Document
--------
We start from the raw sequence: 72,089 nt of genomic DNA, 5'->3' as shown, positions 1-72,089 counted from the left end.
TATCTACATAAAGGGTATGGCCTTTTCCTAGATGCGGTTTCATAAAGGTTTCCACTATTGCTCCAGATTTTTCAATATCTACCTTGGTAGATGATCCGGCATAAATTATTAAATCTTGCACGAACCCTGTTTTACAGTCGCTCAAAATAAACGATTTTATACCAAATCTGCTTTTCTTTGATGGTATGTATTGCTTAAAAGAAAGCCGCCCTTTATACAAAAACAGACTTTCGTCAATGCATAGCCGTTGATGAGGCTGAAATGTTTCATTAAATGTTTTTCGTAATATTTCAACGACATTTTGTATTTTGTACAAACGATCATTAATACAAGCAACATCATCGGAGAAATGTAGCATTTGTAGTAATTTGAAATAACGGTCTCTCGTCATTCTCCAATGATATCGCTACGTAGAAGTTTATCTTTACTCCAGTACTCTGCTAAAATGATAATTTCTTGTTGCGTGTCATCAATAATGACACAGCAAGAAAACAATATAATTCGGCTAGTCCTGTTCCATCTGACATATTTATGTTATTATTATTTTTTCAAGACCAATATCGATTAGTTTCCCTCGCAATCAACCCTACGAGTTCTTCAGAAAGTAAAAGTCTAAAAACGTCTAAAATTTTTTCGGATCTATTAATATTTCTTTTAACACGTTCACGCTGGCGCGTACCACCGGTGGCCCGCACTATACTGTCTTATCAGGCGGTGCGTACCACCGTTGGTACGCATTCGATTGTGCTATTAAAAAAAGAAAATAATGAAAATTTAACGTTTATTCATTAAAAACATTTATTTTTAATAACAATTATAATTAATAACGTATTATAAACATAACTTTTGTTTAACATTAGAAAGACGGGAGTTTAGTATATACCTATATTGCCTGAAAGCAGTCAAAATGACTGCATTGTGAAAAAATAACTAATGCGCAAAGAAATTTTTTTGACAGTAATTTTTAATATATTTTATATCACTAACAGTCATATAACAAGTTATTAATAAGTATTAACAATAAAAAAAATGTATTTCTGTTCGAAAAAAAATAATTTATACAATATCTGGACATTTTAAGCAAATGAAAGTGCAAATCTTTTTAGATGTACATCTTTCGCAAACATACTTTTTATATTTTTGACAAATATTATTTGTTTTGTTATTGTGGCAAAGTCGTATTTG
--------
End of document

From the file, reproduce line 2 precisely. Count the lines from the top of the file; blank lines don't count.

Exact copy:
TATCTACATAAAGGGTATGGCCTTTTCCTAGATGCGGTTTCATAAAGGTTTCCACTATTGCTCCAGATTTTTCAATATCTACCTTGGTAGATGATCCGGCATAAATTATTAAATCTTGCACGAACCCTGTTTTACAGTCGCTCAAAATAAACGATTTTATACCAAATCTGCTTTTCTTTGATGGTATGTATTGCTTAAAAGAAAGCCGCCCTTTATACAAAAACAGACTTTCGTCAATGCATAGCCGTTGATGAGGCTGAAATGTTTCATTAAATGTTTTTCGTAATATTTCAACGACATTTTGTATTTTGTACAAACGATCATTAATACAAGCAACATCATCGGAGAAATGTAGCATTTGTAGTAATTTGAAATAACGGTCTCTCGTCATTCTCCAATGATATCGCTACGTAGAAGTTTATCTTTACTCCAGTACTCTGCTAAAATGATAATTTCTTGTTGCGTGTCATCAATAATGACACAGCAAGAAAACAATATAATTCGGCTAGTCCTGTTCCATCTGACATATTTATGTTATTATTATTTTTTCAAGACCAATATCGATTAGTTTCCCTCGCAATCAACCCTACGAGTTCTTCAGAAAGTAAAAGTCTAAAAACGTCTAAAATTTTTTCGGATCTATTAATATTTCTTTTAACACGTTCACGCTGGCGCGTACCACCGGTGGCCCGCACTATACTGTCTTATCAGGCGGTGCGTACCACCGTTGGTACGCATTCGATTGTGCTATTAAAAAAAGAAAATAATGAAAATTTAACGTTTATTCATTAAAAACATTTATTTTTAATAACAATTATAATTAATAACGTATTATAAACATAACTTTTGTTTAACATTAGAAAGACGGGAGTTTAGTATATACCTATATTGCCTGAAAGCAGTCAAAATGACTGCATTGTGAAAAAATAACTAATGCGCAAAGAAATTTTTTTGACAGTAATTTTTAATATATTTTATATCACTAACAGTCATATAACAAGTTATTAATAAGTATTAACAATAAAAAAAATGTATTTCTGTTCGAAAAAAAATAATTTATACAATATCTGGACATTTTAAGCAAATGAAAGTGCAAATCTTTTTAGATGTACATCTTTCGCAAACATACTTTTTATATTTTTGACAAATATTATTTGTTTTGTTATTGTGGCAAAGTCGTATTTG